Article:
Healthy Community Alliance, along with aging and disability services partners in Cattaraugus and Wyoming counties, has launched a new respite program called Caregiver Tech Solutions. Amid the COVID-19 crisis and in response to rural caregiver needs, Caregiver Tech Solutions helps caregivers create opportunities for much-needed breaks from caregiving using digital technology. While respite has traditionally been a placed-based service, this program focuses on what caregivers can implement or modify within their homes using technology to be able to gain a sense of relief or respite while maintaining care for their loved one. This is important for rural caregivers who often do not have access to traditional place-based respite or secondary caregivers. Through individualized respite coaching and financial assistance for technology resources, Caregiver Tech Solutions re-imagines respite by customizing a technology solution to each caregiver’s unique and very personal caregiver journey.
One caregiver who enrolled in the program described how difficult it was for her to leave her mother at home each day while she went to work. She was continuously worried that her 93-year-old, home-bound mother was socially isolated, bored, and often in pain during the day. The caregiver was linked with an “e-respite coach” and together they explored needs and technology ideas to meet those needs. The tech solution was identified and the caregiver received a new iPad that was customized for use by her mother. The tablet was loaded with all her mother’s favorite word and card games, now all digitally available to her.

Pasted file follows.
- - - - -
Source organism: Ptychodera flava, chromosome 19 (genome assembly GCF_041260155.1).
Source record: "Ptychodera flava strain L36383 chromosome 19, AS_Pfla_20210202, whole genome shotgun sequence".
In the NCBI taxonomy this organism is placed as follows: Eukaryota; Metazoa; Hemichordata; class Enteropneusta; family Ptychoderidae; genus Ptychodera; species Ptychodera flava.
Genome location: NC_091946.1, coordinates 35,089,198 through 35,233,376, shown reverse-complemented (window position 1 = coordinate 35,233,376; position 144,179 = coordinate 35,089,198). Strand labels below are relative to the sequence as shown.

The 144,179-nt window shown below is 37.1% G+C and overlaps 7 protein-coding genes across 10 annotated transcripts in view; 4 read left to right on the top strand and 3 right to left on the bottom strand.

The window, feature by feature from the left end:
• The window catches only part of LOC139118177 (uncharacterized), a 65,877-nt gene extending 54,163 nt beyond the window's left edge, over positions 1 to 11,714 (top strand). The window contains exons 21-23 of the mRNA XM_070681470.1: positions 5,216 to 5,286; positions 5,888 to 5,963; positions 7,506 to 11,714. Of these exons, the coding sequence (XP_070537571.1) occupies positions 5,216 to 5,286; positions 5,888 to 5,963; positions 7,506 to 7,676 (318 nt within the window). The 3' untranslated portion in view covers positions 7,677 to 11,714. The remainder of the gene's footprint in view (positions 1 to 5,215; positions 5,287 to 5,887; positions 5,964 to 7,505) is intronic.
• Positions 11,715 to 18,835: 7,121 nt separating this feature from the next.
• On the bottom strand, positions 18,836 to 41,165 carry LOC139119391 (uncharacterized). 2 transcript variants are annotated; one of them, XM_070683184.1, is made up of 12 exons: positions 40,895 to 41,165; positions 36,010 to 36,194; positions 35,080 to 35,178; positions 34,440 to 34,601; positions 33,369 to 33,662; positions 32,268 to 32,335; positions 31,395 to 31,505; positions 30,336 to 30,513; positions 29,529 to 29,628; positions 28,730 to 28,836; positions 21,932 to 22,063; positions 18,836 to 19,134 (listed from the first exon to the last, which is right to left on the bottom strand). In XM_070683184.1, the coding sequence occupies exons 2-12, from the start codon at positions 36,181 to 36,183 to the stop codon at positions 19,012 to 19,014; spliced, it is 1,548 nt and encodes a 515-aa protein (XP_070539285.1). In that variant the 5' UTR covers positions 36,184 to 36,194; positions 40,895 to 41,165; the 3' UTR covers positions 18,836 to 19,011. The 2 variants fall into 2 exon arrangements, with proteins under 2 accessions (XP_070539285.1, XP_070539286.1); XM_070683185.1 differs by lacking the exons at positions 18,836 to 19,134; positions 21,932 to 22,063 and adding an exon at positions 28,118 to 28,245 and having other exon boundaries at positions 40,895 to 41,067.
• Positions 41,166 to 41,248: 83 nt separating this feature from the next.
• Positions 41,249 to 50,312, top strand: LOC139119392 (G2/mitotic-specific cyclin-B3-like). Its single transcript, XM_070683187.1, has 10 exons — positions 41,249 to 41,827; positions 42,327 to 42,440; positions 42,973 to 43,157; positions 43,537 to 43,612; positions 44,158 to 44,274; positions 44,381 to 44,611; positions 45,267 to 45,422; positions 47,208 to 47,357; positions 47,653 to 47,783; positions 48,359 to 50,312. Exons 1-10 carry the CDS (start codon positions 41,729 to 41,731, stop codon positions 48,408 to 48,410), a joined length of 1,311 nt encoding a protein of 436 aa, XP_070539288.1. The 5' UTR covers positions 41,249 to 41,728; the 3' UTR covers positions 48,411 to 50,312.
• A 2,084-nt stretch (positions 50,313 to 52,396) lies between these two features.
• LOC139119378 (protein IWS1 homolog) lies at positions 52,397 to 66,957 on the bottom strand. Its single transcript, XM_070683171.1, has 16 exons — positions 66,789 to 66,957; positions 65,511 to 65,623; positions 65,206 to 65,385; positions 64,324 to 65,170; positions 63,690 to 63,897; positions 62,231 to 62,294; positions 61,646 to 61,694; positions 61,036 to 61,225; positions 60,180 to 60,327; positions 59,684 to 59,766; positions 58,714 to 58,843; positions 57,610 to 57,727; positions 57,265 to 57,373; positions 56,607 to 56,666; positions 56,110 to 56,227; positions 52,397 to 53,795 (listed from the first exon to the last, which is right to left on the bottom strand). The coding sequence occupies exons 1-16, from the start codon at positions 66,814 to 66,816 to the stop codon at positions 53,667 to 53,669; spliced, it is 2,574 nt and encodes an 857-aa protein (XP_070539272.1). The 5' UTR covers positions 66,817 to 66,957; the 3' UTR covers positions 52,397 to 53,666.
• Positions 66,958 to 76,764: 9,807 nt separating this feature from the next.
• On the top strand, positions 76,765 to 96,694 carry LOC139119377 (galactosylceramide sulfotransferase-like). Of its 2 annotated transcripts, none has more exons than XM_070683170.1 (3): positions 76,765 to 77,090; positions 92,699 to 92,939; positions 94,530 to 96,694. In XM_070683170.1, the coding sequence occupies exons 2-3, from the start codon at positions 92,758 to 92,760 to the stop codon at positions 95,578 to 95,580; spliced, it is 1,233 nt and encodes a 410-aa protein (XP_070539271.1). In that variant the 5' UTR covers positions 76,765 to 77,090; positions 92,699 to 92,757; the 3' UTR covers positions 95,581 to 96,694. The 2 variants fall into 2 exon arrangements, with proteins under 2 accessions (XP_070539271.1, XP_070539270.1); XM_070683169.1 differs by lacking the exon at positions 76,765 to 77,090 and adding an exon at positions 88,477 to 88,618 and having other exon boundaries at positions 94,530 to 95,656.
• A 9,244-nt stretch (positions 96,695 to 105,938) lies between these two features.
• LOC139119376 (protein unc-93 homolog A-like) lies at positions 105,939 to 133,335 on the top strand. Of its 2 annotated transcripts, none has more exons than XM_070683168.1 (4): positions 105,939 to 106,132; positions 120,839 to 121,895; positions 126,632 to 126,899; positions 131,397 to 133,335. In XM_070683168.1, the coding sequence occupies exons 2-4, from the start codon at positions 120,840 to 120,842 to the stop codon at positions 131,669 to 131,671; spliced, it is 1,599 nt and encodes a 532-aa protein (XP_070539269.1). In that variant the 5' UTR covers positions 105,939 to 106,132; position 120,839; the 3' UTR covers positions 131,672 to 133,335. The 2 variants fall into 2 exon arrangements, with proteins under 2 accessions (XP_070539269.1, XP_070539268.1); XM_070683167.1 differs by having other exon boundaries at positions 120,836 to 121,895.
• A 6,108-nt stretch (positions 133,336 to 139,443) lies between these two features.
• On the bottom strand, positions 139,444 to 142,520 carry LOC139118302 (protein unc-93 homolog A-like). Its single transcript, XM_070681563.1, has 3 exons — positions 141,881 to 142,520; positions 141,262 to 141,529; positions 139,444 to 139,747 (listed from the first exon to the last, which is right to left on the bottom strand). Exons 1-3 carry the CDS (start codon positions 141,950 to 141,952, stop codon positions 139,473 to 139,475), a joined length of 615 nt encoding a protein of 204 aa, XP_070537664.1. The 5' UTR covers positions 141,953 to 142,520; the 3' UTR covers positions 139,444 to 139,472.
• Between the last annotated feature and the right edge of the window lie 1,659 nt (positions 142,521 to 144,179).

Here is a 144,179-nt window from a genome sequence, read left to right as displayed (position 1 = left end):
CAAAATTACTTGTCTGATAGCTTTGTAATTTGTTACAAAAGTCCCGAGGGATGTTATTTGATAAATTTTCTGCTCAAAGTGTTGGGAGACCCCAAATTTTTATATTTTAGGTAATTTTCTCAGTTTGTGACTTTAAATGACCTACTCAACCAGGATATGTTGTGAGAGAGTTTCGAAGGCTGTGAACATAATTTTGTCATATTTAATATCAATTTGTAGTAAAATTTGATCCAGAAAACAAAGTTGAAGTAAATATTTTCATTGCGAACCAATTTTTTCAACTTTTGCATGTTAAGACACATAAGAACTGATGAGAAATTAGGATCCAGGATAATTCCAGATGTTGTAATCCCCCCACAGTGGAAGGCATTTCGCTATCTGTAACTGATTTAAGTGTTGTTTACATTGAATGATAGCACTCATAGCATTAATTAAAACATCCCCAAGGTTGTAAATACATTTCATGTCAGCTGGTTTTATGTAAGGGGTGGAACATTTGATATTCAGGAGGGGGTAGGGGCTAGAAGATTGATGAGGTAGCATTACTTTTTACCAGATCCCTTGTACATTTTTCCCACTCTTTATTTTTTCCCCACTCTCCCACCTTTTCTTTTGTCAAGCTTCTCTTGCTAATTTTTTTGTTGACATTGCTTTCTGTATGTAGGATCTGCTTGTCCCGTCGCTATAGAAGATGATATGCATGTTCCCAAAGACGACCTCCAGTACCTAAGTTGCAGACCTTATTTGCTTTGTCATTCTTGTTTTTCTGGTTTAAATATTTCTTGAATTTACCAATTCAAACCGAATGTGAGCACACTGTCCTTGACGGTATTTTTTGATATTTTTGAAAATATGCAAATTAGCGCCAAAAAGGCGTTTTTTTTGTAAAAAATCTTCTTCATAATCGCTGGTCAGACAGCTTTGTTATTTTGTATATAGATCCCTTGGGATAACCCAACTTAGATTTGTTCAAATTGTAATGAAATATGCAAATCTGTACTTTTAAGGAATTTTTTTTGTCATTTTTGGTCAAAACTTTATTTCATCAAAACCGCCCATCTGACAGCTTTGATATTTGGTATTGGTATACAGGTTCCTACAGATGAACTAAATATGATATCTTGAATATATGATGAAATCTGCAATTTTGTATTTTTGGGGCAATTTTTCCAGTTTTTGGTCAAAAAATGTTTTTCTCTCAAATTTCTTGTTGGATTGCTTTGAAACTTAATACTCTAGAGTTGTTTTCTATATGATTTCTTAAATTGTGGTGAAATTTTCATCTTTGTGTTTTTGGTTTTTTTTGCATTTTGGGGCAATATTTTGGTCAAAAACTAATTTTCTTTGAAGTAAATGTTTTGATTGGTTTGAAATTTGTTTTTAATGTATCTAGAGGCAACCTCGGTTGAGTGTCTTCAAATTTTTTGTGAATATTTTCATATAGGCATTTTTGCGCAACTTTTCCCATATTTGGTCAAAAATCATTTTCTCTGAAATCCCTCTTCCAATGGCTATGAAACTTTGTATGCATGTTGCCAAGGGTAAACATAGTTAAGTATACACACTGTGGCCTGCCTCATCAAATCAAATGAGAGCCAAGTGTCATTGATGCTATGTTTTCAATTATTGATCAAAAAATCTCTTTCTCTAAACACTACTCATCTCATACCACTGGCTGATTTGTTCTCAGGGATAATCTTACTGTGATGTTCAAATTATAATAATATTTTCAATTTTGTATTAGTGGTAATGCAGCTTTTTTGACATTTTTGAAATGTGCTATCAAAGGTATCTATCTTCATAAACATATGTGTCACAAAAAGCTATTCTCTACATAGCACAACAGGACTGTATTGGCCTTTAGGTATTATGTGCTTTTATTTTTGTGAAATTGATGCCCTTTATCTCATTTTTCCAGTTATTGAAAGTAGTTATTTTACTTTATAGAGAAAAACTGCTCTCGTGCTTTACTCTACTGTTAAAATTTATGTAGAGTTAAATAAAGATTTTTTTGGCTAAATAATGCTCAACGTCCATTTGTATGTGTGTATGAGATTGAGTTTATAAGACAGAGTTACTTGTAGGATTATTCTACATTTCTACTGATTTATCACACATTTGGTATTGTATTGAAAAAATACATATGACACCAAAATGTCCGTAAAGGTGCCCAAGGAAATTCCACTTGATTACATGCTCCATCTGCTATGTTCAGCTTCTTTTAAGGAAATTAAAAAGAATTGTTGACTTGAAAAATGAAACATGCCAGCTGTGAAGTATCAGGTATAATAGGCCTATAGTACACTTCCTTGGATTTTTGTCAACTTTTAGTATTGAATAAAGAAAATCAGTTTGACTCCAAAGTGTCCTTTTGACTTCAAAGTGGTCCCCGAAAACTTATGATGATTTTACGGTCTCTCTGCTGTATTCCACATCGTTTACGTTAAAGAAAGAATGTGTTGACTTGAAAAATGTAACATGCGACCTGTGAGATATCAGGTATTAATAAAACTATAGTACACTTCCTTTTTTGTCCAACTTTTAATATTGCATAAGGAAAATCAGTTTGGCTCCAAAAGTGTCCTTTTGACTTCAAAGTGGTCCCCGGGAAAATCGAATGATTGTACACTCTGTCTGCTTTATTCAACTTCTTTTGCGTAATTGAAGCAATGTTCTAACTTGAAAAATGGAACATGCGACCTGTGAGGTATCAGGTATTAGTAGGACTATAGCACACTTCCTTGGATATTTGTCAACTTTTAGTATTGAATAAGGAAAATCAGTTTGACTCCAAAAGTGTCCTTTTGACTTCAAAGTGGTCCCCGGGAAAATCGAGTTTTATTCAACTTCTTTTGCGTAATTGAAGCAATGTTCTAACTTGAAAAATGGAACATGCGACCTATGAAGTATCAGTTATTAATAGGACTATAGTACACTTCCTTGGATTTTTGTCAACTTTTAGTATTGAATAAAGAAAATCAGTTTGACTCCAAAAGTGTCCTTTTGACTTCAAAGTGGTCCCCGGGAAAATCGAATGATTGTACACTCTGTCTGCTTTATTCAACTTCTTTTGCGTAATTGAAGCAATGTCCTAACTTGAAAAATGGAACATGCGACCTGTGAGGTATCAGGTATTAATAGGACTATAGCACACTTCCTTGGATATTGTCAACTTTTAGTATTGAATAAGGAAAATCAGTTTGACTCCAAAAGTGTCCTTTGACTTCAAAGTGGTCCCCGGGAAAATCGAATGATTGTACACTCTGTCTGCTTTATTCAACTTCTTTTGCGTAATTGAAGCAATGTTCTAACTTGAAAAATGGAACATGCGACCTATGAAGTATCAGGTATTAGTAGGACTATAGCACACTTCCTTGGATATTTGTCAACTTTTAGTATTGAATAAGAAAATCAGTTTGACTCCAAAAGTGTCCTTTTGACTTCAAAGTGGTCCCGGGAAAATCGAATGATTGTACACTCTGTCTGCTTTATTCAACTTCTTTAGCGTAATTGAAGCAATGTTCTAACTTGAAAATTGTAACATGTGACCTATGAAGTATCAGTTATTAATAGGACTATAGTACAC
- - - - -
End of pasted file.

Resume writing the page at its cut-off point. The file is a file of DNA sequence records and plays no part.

After one month of connecting the caregiver with the tech solution, the caregiver shared these comments:
Thank you for including us in the program. When I give my mother the iPad her face lights up. She loves playing on her “machine” as she calls it and now easily switches between her apps and games. She used to want to go to bed in the middle of the day and now she stays up until 10:00 and rarely complains about her pain. When I have to re-charge it she says, “You’re interrupting my fun!” It truly is amazing and such a relief to know she has some enjoyment during the day. I can’t wait to find new uses to help her feel less bored and alone.
Caregiver Tech Solutions is funded by the Exhale Family Caregivers Respite Pilot Program, a partnership between the Ralph C. Wilson, Jr. Foundation and the Health Foundation for Western & Central New York. For more information about Caregiver Tech Solutions visit www.caregivertechsolutions.org
Healthy Community Alliance, Inc., located in Gowanda, NY, is a Rural Health Network serving rural communities in Western New York. The mission of Healthy Community Alliance is to improve the quality of life in rural communities through broad-based, inclusive partnerships that support wellness and prevention. www.communityalliance.org